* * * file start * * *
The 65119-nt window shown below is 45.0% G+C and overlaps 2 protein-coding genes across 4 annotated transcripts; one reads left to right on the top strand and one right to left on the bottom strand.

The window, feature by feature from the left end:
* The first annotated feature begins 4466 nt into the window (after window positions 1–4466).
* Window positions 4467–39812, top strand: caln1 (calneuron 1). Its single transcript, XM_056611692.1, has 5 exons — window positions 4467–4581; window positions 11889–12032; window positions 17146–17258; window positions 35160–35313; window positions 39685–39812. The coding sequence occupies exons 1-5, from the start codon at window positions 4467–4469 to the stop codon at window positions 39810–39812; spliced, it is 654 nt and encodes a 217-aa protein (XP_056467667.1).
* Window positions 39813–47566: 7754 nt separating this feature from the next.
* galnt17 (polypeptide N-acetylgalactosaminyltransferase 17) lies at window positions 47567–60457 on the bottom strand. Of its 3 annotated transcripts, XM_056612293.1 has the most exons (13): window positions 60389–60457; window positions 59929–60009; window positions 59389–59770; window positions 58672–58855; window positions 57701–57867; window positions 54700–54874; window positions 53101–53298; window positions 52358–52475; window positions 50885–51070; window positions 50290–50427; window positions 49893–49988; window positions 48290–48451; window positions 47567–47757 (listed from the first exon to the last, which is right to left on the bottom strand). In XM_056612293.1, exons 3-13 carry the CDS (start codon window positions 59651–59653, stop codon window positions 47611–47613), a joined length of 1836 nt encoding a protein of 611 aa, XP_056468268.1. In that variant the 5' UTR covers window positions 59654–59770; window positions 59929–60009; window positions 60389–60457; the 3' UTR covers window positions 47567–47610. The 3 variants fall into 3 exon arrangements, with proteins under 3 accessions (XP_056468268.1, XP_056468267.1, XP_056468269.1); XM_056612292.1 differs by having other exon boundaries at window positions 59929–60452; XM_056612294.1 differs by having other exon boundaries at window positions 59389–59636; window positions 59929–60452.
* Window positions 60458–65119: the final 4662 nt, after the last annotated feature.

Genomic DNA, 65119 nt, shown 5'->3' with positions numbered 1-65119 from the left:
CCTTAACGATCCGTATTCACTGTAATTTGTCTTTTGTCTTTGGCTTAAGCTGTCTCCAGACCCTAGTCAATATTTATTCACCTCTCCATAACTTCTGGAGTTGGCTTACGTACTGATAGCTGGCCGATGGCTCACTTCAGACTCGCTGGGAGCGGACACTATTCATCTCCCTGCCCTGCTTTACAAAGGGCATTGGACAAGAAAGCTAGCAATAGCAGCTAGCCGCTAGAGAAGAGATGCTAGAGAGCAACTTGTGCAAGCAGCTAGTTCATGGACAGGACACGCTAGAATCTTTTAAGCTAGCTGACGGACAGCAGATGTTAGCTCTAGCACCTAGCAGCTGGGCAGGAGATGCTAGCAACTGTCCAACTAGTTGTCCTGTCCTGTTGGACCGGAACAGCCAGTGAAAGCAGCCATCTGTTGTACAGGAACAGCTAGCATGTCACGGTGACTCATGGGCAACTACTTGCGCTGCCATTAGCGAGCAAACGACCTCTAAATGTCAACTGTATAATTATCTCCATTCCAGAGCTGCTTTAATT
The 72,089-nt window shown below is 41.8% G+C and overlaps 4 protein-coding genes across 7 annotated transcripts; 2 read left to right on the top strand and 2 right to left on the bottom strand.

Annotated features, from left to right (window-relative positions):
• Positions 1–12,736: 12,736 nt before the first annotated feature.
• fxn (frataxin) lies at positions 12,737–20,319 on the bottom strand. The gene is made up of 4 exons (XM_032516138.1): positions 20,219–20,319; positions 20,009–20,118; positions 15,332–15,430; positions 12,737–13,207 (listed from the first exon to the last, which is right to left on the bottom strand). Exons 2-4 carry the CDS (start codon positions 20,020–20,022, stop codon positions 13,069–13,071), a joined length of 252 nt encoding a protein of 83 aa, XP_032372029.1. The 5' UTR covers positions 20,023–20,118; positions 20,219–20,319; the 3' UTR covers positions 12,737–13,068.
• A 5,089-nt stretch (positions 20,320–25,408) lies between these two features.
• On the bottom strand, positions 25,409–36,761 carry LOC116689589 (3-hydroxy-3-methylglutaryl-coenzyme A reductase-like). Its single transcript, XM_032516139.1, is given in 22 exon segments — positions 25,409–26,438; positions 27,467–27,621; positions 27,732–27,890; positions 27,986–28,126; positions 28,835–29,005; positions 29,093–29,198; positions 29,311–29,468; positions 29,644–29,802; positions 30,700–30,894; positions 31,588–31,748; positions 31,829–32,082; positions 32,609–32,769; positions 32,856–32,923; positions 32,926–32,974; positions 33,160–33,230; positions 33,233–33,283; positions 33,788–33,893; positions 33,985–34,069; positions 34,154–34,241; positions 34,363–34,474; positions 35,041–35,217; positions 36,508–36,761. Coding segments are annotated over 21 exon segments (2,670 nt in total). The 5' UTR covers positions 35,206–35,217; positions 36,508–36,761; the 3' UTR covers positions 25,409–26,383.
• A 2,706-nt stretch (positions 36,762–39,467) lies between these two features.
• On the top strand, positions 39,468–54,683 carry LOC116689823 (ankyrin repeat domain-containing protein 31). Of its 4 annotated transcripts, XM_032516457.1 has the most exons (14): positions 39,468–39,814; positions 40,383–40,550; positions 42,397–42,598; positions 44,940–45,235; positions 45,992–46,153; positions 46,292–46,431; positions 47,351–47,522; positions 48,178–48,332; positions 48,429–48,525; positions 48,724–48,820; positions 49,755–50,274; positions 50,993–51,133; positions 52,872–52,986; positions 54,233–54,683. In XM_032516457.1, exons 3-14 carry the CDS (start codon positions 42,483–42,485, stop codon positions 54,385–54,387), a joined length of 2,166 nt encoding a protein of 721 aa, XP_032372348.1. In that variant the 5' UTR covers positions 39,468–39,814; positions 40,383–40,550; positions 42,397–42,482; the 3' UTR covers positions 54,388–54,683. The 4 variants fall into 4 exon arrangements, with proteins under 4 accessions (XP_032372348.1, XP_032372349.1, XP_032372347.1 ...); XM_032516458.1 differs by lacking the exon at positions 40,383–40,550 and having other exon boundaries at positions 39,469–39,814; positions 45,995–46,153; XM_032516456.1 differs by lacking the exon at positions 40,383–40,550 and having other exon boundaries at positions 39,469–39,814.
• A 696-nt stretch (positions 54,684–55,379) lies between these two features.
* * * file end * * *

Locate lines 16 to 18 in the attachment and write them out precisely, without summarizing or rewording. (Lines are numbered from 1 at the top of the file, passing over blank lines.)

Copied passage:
• A 2,706-nt stretch (positions 36,762–39,467) lies between these two features.
• On the top strand, positions 39,468–54,683 carry LOC116689823 (ankyrin repeat domain-containing protein 31). Of its 4 annotated transcripts, XM_032516457.1 has the most exons (14): positions 39,468–39,814; positions 40,383–40,550; positions 42,397–42,598; positions 44,940–45,235; positions 45,992–46,153; positions 46,292–46,431; positions 47,351–47,522; positions 48,178–48,332; positions 48,429–48,525; positions 48,724–48,820; positions 49,755–50,274; positions 50,993–51,133; positions 52,872–52,986; positions 54,233–54,683. In XM_032516457.1, exons 3-14 carry the CDS (start codon positions 42,483–42,485, stop codon positions 54,385–54,387), a joined length of 2,166 nt encoding a protein of 721 aa, XP_032372348.1. In that variant the 5' UTR covers positions 39,468–39,814; positions 40,383–40,550; positions 42,397–42,482; the 3' UTR covers positions 54,388–54,683. The 4 variants fall into 4 exon arrangements, with proteins under 4 accessions (XP_032372348.1, XP_032372349.1, XP_032372347.1 ...); XM_032516458.1 differs by lacking the exon at positions 40,383–40,550 and having other exon boundaries at positions 39,469–39,814; positions 45,995–46,153; XM_032516456.1 differs by lacking the exon at positions 40,383–40,550 and having other exon boundaries at positions 39,469–39,814.
• A 696-nt stretch (positions 54,684–55,379) lies between these two features.